Wanna integrate C++ with CUDA You better not to do that..

Guys,

Just To inform you all that trying to integrate C++ and CUDA is a nightmare. Just keep them separate and be happy. God bless you…

And this is news? It has been this way since the first public beta release of CUDA a year and a half ago. There is a reason the cppIntegration sample in the SDK compiles the C++ code with the host compiler and the CUDA C code with nvcc.

Nor is it really that much of a pain to keep them separate, as all the produced object files can be linked together without any problems.

Like, earlier, some1 had said that they had success integrating template library code into CUDA etc… And classes like

class xxx {

public:

device global void mykernel(float *);

};

were possible…

But yeah, it all works fine with VS2005 SP1 when u start minimal coding. But as you add complexity everything breaks down. FOr example, when I added std::vector into the classes, I started getting un-identifiable linker errors making life horrible…

This may not be news to people like you… Yet it might help some1 (espescially the forum search is not working as well as before).

I have just started admiring the beauty of C++ and I just found a pitfall like this… The frustration is what made me post it to the forums… I just wanted to crib to some1… This forum makes a nice place for that :)

My guess:

I think its all got to do with cudafe. It just spits warnings even if things r ok. For exampe, I had declared a struct like “AcquireRequest_T” inside a class and it says “Multiply defined” – sure this is NOT the case… I think this is also the reason for all the linker errors.

If nvidia fixes cudafe – C++ support could b avilable, i suppose…

btw,
What is NVIDIA’s official stand on this issue? Tmurray, Can you say sthg on this?

Thank you
Best Regards,
Sarnath

You were using std::vector in Device code, or Host?

Putting kernels inside classes is specifically not supported.

you can see MGML library http://ray-tracing.ru/upload/free/MGML_MAT…17_nov_2008.zip
It should work under CUDA 1.1 but not under CUDA 2.0 yet. Yes, there are problems with C++ in CUDA 2.0 :(

But in general C++ works fine. Even with template metaprogramming.
Most of people who see my library believe that MGML is real C++ nightmare. But nvcc works fine with it.
You even can see in ptx code that there is no differenct between handcoding and generated from templates code.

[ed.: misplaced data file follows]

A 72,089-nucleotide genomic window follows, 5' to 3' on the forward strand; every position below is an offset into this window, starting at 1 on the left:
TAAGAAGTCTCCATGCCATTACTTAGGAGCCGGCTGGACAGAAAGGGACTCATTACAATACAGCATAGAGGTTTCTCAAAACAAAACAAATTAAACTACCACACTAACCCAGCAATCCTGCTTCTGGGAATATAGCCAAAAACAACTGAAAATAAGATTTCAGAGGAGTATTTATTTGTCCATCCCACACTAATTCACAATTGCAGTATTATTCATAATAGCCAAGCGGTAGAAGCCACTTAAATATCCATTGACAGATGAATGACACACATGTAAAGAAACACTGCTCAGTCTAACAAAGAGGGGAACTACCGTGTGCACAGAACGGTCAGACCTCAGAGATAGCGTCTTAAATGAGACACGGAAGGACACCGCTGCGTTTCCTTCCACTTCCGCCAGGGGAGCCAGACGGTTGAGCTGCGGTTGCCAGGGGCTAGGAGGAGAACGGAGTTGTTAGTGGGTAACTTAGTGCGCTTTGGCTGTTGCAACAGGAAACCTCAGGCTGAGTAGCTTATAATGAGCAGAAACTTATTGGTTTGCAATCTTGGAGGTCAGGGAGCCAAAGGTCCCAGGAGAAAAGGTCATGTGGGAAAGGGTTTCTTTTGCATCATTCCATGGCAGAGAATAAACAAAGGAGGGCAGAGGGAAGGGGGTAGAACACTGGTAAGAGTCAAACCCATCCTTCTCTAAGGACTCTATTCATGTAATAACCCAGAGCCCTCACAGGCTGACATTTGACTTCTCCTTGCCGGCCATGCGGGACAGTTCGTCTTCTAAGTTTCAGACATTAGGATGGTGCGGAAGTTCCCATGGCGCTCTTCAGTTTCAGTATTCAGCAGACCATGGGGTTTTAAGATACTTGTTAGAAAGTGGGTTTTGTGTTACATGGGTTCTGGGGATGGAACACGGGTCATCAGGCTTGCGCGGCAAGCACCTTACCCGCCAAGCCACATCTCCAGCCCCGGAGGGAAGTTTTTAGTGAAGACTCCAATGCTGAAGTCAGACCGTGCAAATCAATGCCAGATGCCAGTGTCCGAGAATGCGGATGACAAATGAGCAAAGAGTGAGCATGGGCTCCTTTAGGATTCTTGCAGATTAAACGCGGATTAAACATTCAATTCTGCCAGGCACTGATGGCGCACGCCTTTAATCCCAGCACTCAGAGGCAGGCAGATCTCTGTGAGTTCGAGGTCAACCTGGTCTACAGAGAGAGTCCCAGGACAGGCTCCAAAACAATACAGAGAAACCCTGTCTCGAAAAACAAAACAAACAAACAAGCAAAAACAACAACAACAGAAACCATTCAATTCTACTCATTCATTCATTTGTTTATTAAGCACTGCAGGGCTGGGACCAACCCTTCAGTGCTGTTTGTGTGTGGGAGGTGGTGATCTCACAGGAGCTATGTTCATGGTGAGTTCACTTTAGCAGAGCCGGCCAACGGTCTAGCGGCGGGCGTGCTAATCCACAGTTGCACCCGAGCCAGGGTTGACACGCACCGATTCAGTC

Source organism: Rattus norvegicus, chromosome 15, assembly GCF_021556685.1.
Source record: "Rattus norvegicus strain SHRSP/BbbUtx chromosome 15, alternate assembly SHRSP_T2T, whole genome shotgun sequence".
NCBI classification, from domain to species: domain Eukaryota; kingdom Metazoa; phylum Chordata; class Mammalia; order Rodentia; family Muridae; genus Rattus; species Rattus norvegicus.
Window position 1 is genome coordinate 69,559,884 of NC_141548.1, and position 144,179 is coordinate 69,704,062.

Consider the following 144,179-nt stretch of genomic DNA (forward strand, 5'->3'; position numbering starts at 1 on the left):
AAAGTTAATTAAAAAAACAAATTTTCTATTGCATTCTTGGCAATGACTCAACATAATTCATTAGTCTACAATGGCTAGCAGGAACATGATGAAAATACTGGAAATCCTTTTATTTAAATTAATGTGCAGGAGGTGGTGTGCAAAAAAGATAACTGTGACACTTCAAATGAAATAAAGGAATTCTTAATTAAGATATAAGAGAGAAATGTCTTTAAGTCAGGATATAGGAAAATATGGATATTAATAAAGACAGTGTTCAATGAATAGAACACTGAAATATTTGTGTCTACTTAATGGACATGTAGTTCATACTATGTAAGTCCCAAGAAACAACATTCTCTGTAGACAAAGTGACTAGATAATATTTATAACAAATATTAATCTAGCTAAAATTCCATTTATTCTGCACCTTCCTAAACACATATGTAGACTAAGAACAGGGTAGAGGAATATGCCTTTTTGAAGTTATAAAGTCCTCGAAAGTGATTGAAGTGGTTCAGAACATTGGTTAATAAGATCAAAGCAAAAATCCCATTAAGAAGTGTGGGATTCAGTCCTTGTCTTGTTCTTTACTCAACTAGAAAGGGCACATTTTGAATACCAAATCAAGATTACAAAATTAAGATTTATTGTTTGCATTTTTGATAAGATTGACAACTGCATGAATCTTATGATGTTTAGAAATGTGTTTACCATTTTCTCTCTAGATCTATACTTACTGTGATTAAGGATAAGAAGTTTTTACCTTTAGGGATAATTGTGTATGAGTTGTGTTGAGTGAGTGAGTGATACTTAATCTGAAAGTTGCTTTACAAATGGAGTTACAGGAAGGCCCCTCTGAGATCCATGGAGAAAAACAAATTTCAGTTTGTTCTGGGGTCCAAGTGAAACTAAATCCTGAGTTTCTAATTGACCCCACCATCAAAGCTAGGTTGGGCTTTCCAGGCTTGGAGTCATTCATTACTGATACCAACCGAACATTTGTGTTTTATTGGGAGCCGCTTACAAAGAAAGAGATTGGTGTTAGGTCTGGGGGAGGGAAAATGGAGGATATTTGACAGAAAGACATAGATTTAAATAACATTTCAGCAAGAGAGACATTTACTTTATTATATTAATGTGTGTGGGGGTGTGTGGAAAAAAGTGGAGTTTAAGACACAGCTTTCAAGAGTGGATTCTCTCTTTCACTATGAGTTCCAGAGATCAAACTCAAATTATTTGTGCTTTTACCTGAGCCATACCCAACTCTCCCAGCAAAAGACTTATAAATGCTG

Of course only subset of C++ can be used. But i think it is sufficient. So C++ works statisfactory i think.

Host code. Actually, I had used it in a normal “class” and used it in a “.cu” file in a pure CPP function…

It was like – you have a “.cu” file having a kernel along with a member class function (CPP) which does some std::vector operations and calls this kernel (via GPUWorker-like setup). Even this did NOT work. It was giving strange linker problems.

Separating out the code worked fine. I am using CUDA 2.0

Now my “.cu” file just contains the kernel and the kernel caller (a small stub that calls the kernel so that I could use GPUWorker like setup)

and the class member functions using vector are in a separate CPP file.

FROL,

THanks for the link. I downloaded your code and browsed through it. I saw the template calls that you make from your CUDA kernel. That looks really cool. I have seen that NVCC actually inlines all the calls that you make when you deal with objects. This might increase your reg-count a lot , I believe. Is there any specifc reason why you use a “struct” instead of a “class”??

Tmurray,

Thanks for your inputs. Is usage of classes and objects inside a kernel officially supported? I played around with it and found it to be working. Also, looking @ FROL’s code, it all seem to work cooly. Can you comment on this? Thanks. Also, Can you tell us what are the exact drawbacks on using objects inside kernel? WHen I played around with it, I found that NVCC actually inlines all the call that is being made and it holds the object’s data-members in registers (with the little data that I used to test). Will this increase the register-count of the kernel a way too high?

THanks,

Best Regards,

Sarnath

No C++ bits are officially supported inside of kernels. Even templates! Templates generally work, but there are a few weird corner cases where they can break so we don’t officially support them at the moment. Official template support is coming, though, as well as better explanations of what we do actually support right now.

Thanks for the clarifications.

Assuming that C++ would get supported one day — I am placing some more questions for you. Hope you can give some perspective.

When I declare an object in shared memory, all the data-members find a place in shared memory & All function calls are just plain inlined. Is that right?

Similarly for global and local spaces… Am I right?

And, declaring an object as a local variable – would just drink registers (depending on how big your object data is…)… Is that right?

Thanks.

Yes, may be. On some simple tests (like ray-triangle intersection) there is no regcount increase compare to handcoding. But may be we need more complex tests.

As for “class” and “struct” - no reasons and no difference. I just want to make all data public to peolple can use them as structures if they don’t like C++.

Thanks,

I just examined PTX and realized that registers are being reserved to hold data-members. But mine was a very simple test. Hence…

But NVCC could also repeat a set of operations to generate a data-member as it is needed to free up registers… possible… not seen such a behaviour though…

Also, nvcc was not compiling objects with complex constuctors… (like a for loop inside a constructor).